Nutrient Intake in Children With Attention Deficit Hyperactivity Disorder
Recruitment status was Recruiting
Specific nutrient deficiencies have been described in children with ADHD including zinc, magnesium, calcium, and essential fatty acids. In addition, children with ADHD have been noted to behave and concentrate better in some studies when the ratio of protein compared with carbohydrate in their diets was increased, however, this was anecdotal information noted from studies designed to study other factors, so its not clear if the increased protein is actually the cause of the improved behavior. In our clinical practice, we have noted a high incidence of what appears to be carbohydrate "craving" among children with ADHD, which can put children at risk for obesity, diabetes type II, and additional dysregulation of mood and concentration. Carbohydrate craving is a well-documented phenomenon in adults, particularly those with certain patterns of obesity, mood disorders, or those undergoing smoking cessation programs. It has not been studied in children, however. Thus, this initial study was designed to determine 1) whether or not children with ADHD have different patterns of nutrient intake compared with children in the same family and children in families without a child with ADHD, 2) if the described nutrient deficiencies are due to decreased intake, and 3) whether there is an increased occurrence of carbohydrate craving, based on parents' perceptions, eating patterns, and actual intake, among children (or certain subgroups of children) with ADHD. The information gained from this study will be used to design additional studies to test causative hypotheses and intervention strategies.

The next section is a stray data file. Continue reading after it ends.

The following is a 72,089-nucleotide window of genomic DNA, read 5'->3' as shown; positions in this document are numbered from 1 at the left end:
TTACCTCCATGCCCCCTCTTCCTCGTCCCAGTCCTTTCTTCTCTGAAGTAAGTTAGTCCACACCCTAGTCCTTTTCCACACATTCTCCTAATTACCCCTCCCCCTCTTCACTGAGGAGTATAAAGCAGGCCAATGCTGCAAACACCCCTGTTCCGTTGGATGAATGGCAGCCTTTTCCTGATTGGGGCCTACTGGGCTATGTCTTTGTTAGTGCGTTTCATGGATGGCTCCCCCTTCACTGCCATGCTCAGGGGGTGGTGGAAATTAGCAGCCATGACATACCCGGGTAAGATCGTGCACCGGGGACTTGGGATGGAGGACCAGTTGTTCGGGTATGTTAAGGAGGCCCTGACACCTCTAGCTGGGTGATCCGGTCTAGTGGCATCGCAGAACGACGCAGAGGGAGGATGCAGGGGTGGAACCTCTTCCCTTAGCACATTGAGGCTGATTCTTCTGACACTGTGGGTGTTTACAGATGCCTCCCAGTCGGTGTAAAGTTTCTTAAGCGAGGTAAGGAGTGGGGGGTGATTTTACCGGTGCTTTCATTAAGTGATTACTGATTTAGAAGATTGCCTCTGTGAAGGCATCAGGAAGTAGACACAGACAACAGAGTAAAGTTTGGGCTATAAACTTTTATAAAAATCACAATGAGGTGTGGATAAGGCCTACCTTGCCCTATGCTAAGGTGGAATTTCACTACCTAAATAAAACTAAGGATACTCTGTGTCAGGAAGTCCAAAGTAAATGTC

Attention Deficit Disorder With Hyperactivity
|Study Design:||Observational Model: Defined Population
Time Perspective: Cross-Sectional
|Official Title:||Nutrient Intake in Children With Attention Deficit Hyperactivity Disorder|
Three day prospective diet records will be completed on 25 children aged 5-13 with ADHD, their sibling controls, and 25 children from control families without ADHD in order to assess their protein, carbohydrate, fat, calorie, and multiple specific nutrient intakes. In addition, a questionnaire will be completed on each child describing several aspects of eating behavior, food choices, and gastrointestinal, allergic, and infectious concomitants.
|United States, Pennsylvania|
|Children's Hospital of Philadelphia||Recruiting|
|Philadelphia, Pennsylvania, United States, 19104|
|Contact: Marianne Glanzman, M.D. 215-590-7456|